As the home of St Valentine, Terni likes to call itself the ‘City of Love’. It even has its own Niagara Falls for honeymooners: the green and misty Cascata delle Marmore, part of the beautiful Parco Fluviale del Nera that extends some 20km up the Valnerina, along with pretty Lake Piediluco. For all that, you may not want to linger long in southern Umbria’s capital itself, but you might at least muster some respect for its accomplishments as the Manchester of Italy.

Set in a fertile plain, it was settled since the Iron Age; by the 7th century BC, it was the capital of the Umbrii Naharkum, best remembered as Gubbio’s sworn enemies. Terni’s name derives from Interamna Nahars (from inter amnes, ‘between two rivers’ – the confluence of the Nera and the torrential Serra). Conquered by the Romans in the 3rd century BC and a major station along the easterly route of the Via Flaminia, it was traditionally considered the birthplace of the historian Tacitus, although scholars now quibble that Terni’s was the more meagre Claudius Tacitus, Roman emperor for a year.

In 1867, as the city closest to the centre of Italy, it was intended to be the nation’s capital (this was before Rome was wrested from the occupying French), but even so, the idea flew like a penguin. If Italy’s politicians couldn’t appreciate Terni’s location, far from the vulnerable coasts and frontiers, the military certainly did. Its location on the Nera, and the vicinity of the Cascata delle Marmore, sealed its destiny. In the 1870s, the beautiful thundering waters were diverted for cheap hydro-electric power, a foundry was built, and in 1884 Italy’s first steel mill went up to build ships to pester Africa, pushing Umbria to lurch belatedly into the Industrial Revolution.

The population doubled in less than a decade, then tripled, and what had been an insignificant medieval town before Unification became Umbria’s second city. In the 1920s Terni scientists astounded the world with the first practical plastic. Terni also has the State Arms Factory (the rifle that killed JFK was manufactured here); these three industries together proved enough of an attraction for Allied air forces to smash 80% of the city flat in 108 air raids, which left more than 1,000 dead.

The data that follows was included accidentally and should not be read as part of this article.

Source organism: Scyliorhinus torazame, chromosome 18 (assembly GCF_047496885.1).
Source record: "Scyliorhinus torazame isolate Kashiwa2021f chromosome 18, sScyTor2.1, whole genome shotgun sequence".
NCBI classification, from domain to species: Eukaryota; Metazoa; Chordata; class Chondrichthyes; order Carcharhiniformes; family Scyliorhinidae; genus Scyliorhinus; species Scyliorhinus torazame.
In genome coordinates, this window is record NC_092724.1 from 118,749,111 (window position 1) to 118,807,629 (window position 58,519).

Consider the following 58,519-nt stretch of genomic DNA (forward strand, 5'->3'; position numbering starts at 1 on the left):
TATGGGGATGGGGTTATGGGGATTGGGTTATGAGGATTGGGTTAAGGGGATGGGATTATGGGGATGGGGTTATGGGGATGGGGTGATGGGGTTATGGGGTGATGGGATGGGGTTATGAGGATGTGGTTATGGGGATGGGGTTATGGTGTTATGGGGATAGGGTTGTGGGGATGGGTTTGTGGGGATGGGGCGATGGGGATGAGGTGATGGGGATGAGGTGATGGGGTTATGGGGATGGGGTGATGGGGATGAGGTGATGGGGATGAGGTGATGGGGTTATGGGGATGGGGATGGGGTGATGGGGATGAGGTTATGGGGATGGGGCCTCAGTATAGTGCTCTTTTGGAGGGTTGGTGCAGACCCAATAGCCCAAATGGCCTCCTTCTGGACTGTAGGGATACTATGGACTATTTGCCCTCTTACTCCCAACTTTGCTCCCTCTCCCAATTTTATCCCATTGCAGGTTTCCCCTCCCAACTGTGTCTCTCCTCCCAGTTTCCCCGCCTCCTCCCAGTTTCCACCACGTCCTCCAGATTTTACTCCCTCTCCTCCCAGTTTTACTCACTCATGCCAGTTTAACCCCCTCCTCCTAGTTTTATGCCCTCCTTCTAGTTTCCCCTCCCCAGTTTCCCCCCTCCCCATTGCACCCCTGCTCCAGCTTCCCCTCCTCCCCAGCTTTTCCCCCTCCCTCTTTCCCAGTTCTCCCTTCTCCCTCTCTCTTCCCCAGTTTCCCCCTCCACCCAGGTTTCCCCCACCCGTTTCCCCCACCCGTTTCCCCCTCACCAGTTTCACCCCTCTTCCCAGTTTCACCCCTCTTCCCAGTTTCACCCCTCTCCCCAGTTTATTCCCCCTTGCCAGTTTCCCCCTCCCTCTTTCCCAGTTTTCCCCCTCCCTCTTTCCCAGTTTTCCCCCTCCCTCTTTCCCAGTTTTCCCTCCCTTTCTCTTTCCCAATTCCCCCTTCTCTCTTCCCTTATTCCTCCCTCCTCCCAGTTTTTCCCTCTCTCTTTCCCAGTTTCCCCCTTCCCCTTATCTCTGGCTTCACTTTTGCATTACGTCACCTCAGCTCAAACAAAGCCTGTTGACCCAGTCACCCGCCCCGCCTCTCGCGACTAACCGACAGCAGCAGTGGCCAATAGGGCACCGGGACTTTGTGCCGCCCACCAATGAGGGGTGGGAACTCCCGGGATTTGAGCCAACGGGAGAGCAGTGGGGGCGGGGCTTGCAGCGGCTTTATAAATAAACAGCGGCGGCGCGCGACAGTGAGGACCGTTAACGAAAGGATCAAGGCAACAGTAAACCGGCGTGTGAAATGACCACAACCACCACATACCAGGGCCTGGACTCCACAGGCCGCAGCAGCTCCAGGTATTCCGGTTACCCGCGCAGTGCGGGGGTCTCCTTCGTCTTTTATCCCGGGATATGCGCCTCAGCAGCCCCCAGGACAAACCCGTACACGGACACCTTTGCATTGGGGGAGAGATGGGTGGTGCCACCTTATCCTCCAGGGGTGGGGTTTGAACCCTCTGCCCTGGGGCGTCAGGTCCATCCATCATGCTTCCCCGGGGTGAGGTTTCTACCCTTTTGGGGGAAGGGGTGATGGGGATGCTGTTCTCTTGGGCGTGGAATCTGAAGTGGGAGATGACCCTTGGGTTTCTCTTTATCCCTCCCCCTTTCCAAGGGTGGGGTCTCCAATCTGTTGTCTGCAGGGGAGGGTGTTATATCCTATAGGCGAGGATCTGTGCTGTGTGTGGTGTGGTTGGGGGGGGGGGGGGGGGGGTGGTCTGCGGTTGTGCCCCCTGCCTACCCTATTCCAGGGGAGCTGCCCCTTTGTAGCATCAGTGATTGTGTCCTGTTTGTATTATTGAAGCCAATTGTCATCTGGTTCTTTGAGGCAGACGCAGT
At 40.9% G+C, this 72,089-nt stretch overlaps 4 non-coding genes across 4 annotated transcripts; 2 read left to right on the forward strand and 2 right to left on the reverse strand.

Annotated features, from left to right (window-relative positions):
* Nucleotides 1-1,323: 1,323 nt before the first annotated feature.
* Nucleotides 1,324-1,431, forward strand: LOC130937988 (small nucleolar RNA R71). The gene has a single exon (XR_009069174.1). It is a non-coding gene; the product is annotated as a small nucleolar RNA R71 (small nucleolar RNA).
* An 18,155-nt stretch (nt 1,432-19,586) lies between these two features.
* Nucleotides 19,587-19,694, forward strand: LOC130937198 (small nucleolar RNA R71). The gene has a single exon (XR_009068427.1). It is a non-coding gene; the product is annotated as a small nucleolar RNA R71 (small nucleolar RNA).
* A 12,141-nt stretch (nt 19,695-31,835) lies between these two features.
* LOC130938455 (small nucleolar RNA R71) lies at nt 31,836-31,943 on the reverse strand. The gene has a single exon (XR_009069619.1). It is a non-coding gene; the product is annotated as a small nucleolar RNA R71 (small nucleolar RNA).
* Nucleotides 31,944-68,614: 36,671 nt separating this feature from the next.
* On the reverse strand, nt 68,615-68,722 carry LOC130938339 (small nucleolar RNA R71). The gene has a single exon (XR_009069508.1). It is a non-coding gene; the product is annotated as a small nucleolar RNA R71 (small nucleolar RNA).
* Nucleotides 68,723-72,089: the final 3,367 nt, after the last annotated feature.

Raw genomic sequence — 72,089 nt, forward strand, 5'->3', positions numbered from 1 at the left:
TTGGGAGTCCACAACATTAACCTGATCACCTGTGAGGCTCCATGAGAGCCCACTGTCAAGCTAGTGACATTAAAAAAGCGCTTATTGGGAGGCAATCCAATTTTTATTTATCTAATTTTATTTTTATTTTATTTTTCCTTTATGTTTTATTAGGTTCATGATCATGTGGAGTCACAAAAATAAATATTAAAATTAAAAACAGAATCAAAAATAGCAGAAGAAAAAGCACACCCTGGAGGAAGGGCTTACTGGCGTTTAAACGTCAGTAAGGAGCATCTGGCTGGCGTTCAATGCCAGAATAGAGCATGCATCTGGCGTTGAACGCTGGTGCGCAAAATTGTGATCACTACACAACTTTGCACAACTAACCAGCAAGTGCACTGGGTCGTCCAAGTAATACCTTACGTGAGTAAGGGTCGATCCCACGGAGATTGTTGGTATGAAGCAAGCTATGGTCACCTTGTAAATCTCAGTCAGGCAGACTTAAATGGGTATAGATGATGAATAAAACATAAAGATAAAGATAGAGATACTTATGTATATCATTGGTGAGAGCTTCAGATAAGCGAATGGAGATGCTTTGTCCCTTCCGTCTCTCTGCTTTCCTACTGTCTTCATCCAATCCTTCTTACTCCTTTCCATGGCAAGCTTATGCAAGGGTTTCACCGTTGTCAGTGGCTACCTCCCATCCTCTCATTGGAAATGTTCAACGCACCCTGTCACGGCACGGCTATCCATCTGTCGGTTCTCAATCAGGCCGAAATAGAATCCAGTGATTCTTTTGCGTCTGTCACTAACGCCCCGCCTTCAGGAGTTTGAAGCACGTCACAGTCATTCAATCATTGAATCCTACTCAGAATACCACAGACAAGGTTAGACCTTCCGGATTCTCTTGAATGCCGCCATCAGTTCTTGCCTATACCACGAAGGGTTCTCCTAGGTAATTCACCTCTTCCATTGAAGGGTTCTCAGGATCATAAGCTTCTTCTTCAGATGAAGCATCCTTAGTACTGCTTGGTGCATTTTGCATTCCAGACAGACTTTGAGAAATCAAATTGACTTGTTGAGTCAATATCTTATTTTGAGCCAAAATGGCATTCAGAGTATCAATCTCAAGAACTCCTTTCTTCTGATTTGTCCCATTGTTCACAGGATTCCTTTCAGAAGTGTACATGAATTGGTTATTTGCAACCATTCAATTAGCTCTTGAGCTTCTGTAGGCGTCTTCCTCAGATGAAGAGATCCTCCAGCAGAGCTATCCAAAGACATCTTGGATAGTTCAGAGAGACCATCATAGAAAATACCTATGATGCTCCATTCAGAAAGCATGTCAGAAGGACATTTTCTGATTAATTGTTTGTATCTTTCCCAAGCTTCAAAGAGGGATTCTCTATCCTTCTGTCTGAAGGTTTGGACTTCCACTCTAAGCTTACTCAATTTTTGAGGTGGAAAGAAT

Terni’s industry quickly recovered, and it doesn’t just sit on its gritty laurels. The mills, now the ThyssenKrupp Acciai Speciali Terni, specialise in stainless steels. It has the medical, engineering and economics branches of the University of Perugia, hosts top stem cell, cancer and nano material research centres, and TERNI (Terni Enterprise for Research and New Industries) into alternative and high-tech green industries.

What to see and do around Terni

Cascata delle Marmore

One of Europe’s tallest (165m), most beautiful and most photographed waterfalls roars down the wooded precipice in three stages – when it’s running. Surprisingly, the Cascata is an artificial creation, albeit an ancient one. In 271BC, Curius Dentatus, best known as the conqueror of the Sabines and for having two sets of teeth, dug a channel to drain the marshlands of Rieti, diverting the Velino River into the Nera, although it wasn’t all smooth sailing.

Cascata della Marmore Umbria by LianeM Shutterstock
Italy’s most beautiful waterfall, the Cascata delle Marmore near Terni, thunders part-time into the Valnerina © LianeM, Shutterstock

By 54BC, during wet seasons, the Nera would flood Terni, leading to a fight between Rieti and Terni that came to no conclusion. The channel blocked up after the fall of Rome, leading to the return of swamps and disease around Rieti, until 1422 when a new channel was dug under the reign of Pope Gregory XII. The new channel had to be repaired in 1598; and yet another canal had to be dug in 1787.

Although the falls are usually swallowed up by hydro-electric turbines, the thundering waters are let down at regular times, at certain times on certain days each month. A warning siren sounds 15 minutes before they pull the switch, to warn swimmers to get out; try to be there to watch the trickle turn into a foaming avalanche. 

Lago di Piediluco 

This lovely lake – once part of the much larger Lacus Velinus before the creation of the Cascata delle Marmore, and now the capital of sport rowing in Italy – is formed by the rivers Velino and, somewhat surprisingly, the Nera (thanks to Mussolini’s scheme in the 1920s to channel waters from the upper river through an aqueduct to increase the hydro-electric power-giving force of the falls).

Lago di Piediluco Terni Umbria by ValerioMei Shutterstock
Above the Cascata delle Marmore, Terni’s pretty Lago di Piediluco hosts rowing competitions © ValerioMei, Shutterstock

It zigzags in and out of wooded hills, one of which is crowned by a 12th-century fortress. The medieval village and modest resort village of Piediluco on the northeast shore has a couple of beaches where you can swim, although the water is pretty cold. 

Getting to Terni

Terni is a stop on the main Rome–Ancona train line, although from Rome you’ll often have to change at Orte. Terni is also the terminus of the FCU train to Sansepolcro through central Umbria, if and when that ever runs again. The BusItalia station, by the train station car park, has frequent links to Orvieto, Todi and Perugia, and to all the towns in the Valnerina – all routes heading east stop at the Cascata delle Marmore.